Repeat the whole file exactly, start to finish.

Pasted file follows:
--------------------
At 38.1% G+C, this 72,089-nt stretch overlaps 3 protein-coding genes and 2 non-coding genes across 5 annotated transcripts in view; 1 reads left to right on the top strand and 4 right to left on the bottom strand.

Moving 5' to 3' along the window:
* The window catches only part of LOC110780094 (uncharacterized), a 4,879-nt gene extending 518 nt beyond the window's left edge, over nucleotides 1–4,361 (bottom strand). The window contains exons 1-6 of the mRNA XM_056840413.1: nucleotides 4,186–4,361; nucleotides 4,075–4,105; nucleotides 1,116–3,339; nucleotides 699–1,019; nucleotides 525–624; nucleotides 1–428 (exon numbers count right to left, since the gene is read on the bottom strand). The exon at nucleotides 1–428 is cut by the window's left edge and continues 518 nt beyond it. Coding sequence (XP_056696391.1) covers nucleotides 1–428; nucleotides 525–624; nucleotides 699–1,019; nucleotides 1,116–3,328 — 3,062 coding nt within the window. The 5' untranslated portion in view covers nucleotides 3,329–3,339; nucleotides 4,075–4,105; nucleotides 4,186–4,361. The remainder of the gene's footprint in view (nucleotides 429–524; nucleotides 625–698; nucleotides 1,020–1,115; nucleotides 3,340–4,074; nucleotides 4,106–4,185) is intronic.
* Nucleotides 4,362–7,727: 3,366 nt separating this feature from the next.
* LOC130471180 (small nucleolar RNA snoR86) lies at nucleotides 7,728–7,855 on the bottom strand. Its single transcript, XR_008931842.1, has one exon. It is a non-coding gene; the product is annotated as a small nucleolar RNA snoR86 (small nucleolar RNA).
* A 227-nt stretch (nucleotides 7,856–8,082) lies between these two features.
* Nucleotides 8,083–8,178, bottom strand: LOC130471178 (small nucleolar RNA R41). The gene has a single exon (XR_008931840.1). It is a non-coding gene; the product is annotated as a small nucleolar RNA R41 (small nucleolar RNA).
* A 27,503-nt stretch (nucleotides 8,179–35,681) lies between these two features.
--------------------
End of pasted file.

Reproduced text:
At 38.1% G+C, this 72,089-nt stretch overlaps 3 protein-coding genes and 2 non-coding genes across 5 annotated transcripts in view; 1 reads left to right on the top strand and 4 right to left on the bottom strand.

Moving 5' to 3' along the window:
* The window catches only part of LOC110780094 (uncharacterized), a 4,879-nt gene extending 518 nt beyond the window's left edge, over nucleotides 1–4,361 (bottom strand). The window contains exons 1-6 of the mRNA XM_056840413.1: nucleotides 4,186–4,361; nucleotides 4,075–4,105; nucleotides 1,116–3,339; nucleotides 699–1,019; nucleotides 525–624; nucleotides 1–428 (exon numbers count right to left, since the gene is read on the bottom strand). The exon at nucleotides 1–428 is cut by the window's left edge and continues 518 nt beyond it. Coding sequence (XP_056696391.1) covers nucleotides 1–428; nucleotides 525–624; nucleotides 699–1,019; nucleotides 1,116–3,328 — 3,062 coding nt within the window. The 5' untranslated portion in view covers nucleotides 3,329–3,339; nucleotides 4,075–4,105; nucleotides 4,186–4,361. The remainder of the gene's footprint in view (nucleotides 429–524; nucleotides 625–698; nucleotides 1,020–1,115; nucleotides 3,340–4,074; nucleotides 4,106–4,185) is intronic.
* Nucleotides 4,362–7,727: 3,366 nt separating this feature from the next.
* LOC130471180 (small nucleolar RNA snoR86) lies at nucleotides 7,728–7,855 on the bottom strand. Its single transcript, XR_008931842.1, has one exon. It is a non-coding gene; the product is annotated as a small nucleolar RNA snoR86 (small nucleolar RNA).
* A 227-nt stretch (nucleotides 7,856–8,082) lies between these two features.
* Nucleotides 8,083–8,178, bottom strand: LOC130471178 (small nucleolar RNA R41). The gene has a single exon (XR_008931840.1). It is a non-coding gene; the product is annotated as a small nucleolar RNA R41 (small nucleolar RNA).
* A 27,503-nt stretch (nucleotides 8,179–35,681) lies between these two features.